Walking in the woodland can relieve stress, anxiety and encourage the refocusing of thought. Connecting with nature provides a basic understanding of the natural environment through sensory experiences. The working environment provides physical development through green exercise activity.
“Take nothing but pictures, leave nothing but foot prints.”  John Muir

These sessions are aimed at Woodland Management including activity such as coppicing, tree felling and path maintenance. Confidence levels are enhanced through task achievement whilst improving hand eye co-ordination and motor skill development. The woodland provides an opportunity to learn identification skills and recognise the native plants, trees and wildlife.

Relationship Skills - spending time in the woodland supports the development of relationships between people and with the environment.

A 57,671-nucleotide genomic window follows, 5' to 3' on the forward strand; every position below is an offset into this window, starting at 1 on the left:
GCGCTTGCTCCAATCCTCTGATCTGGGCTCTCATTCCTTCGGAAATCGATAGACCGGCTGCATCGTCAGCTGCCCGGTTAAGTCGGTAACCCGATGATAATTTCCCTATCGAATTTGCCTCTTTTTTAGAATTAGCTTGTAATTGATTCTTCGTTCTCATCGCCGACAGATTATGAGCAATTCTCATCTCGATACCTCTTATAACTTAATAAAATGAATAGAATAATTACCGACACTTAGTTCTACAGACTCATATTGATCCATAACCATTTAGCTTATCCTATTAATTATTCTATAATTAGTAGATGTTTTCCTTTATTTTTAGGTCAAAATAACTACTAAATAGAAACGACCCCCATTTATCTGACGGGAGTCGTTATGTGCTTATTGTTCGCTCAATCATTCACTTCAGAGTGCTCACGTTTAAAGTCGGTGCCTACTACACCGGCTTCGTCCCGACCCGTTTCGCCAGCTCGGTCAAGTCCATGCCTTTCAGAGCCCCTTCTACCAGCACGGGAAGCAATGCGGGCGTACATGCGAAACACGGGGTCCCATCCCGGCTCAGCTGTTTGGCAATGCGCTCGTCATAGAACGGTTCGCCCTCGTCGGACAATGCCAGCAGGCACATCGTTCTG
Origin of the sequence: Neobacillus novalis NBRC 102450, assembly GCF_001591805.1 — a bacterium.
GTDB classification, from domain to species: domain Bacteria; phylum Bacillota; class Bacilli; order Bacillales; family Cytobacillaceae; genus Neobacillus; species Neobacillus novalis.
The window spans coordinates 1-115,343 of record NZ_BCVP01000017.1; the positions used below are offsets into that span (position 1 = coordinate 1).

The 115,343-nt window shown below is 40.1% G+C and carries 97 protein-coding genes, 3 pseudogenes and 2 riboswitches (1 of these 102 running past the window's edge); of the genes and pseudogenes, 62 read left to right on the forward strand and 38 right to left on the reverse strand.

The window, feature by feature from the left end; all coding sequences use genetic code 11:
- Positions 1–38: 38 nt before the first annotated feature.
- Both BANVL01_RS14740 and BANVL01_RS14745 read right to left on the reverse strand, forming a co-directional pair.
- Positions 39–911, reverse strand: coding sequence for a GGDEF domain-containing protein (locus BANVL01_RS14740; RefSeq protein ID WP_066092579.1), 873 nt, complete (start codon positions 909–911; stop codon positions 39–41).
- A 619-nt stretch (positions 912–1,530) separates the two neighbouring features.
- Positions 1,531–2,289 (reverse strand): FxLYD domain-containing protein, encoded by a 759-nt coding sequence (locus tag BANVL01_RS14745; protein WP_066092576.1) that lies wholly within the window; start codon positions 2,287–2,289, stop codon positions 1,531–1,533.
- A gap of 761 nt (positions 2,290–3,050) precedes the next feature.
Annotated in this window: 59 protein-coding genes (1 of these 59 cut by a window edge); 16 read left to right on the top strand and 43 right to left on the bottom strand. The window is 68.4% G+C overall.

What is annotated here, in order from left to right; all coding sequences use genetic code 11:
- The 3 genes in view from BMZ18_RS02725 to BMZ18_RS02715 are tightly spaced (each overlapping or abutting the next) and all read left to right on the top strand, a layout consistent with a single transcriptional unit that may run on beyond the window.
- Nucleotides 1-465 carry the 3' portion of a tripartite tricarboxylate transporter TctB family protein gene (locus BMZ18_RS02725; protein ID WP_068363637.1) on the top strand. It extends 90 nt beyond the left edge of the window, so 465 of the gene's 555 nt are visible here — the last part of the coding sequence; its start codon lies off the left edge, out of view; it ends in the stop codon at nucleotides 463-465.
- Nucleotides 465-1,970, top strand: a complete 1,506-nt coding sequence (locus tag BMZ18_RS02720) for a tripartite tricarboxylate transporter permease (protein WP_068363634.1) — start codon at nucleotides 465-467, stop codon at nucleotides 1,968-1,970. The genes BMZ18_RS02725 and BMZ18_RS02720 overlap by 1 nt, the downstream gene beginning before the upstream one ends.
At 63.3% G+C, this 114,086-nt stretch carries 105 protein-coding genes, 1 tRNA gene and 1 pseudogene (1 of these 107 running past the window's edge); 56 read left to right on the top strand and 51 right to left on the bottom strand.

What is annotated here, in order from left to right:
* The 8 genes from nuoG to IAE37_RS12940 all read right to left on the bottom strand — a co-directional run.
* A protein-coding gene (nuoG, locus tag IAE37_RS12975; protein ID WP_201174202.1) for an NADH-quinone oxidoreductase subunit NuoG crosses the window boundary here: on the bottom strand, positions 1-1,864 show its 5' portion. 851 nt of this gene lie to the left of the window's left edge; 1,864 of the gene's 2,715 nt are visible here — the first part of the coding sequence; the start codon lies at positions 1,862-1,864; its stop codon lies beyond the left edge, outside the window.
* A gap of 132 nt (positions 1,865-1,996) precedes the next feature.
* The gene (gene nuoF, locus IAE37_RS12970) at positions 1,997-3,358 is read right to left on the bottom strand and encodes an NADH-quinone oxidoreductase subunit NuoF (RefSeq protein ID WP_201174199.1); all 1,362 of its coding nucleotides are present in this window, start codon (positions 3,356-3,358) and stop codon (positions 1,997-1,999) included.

Emotional Literacy - this therapeutic setting provides the perfect setting to indirectly develop Emotional Literacy skills. The woodland inspires thought about are our ‘basic needs’ and facilitates the chance to meet those needs.

The woodland offers many different opportunities to learn Practical Skills. Team work is not only an essential part of completing a task but crucial to the safety of those involved. Those that excel in this area are able to gain further responsibility contributing to their application of becoming a Young Person Assistant.

The work within the Woodland counts towards unit 435 of the City & Guilds Skills for Working Life qualification.